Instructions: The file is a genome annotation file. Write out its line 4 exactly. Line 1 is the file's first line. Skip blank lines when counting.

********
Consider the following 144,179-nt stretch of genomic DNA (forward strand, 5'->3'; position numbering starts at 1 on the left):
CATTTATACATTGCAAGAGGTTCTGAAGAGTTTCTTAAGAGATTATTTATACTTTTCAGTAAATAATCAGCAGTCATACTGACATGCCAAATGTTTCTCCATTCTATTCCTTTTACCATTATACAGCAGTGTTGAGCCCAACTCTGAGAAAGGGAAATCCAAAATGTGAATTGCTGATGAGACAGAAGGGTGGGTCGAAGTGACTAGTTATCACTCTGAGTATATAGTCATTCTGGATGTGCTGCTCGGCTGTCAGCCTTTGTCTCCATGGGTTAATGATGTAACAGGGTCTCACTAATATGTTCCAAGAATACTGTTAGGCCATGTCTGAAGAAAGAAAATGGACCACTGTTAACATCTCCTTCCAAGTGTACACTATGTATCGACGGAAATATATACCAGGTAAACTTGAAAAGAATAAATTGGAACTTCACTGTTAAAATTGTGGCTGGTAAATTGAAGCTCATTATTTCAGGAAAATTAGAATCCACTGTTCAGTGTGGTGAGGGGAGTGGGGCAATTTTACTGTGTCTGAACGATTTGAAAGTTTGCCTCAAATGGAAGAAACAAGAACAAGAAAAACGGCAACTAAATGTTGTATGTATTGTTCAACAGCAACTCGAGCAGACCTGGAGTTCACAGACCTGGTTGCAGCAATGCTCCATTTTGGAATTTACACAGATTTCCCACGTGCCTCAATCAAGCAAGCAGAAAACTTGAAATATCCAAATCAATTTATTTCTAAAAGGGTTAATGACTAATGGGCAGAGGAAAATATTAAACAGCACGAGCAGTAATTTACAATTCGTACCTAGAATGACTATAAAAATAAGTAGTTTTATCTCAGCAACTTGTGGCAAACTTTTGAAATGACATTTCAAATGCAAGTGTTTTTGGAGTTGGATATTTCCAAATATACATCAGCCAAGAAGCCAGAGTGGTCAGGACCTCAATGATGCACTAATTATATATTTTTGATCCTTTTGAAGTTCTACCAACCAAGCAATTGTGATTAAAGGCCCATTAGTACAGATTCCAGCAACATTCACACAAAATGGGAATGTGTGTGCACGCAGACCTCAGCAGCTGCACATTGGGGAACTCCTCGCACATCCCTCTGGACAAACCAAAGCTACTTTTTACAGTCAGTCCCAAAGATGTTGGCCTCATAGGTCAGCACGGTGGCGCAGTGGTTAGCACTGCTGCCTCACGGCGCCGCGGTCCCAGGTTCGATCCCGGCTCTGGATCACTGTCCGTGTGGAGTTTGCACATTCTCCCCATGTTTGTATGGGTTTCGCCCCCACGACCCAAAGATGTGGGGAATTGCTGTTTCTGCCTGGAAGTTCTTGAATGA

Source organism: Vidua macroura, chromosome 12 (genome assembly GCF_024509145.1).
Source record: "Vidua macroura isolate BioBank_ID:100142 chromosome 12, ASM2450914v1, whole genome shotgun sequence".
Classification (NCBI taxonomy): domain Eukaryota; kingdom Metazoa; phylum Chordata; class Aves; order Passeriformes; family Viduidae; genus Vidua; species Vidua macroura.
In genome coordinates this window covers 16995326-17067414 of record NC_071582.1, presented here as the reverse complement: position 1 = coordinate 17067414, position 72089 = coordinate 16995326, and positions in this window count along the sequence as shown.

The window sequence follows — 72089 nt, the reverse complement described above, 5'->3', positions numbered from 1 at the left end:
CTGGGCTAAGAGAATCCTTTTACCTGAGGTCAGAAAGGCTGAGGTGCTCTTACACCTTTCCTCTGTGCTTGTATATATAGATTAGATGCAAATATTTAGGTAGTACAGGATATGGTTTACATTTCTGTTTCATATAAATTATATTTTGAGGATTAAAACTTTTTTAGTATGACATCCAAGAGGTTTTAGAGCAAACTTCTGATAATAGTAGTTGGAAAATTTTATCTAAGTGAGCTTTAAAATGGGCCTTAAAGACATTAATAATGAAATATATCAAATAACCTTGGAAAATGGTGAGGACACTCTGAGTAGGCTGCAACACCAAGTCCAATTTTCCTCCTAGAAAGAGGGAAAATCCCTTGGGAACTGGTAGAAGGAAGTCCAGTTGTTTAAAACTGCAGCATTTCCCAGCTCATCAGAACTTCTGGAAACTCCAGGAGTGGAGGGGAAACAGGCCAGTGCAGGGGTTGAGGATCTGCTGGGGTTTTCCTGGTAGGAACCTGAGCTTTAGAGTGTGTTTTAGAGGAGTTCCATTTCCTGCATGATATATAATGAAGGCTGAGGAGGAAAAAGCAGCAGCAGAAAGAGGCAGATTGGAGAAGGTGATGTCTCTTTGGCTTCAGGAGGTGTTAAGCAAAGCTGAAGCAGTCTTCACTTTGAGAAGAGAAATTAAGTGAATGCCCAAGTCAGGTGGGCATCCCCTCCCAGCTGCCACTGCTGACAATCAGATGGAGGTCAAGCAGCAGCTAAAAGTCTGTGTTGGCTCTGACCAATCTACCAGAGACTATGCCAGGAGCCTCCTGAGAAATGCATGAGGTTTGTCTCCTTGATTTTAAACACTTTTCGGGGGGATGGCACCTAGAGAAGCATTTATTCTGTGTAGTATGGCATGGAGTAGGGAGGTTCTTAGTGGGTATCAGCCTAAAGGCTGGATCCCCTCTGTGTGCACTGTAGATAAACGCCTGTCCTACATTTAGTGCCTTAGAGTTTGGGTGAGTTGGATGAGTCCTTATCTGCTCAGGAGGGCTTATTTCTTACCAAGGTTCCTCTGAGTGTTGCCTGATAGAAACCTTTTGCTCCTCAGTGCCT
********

Source record: "Vidua macroura isolate BioBank_ID:100142 chromosome 12, ASM2450914v1, whole genome shotgun sequence".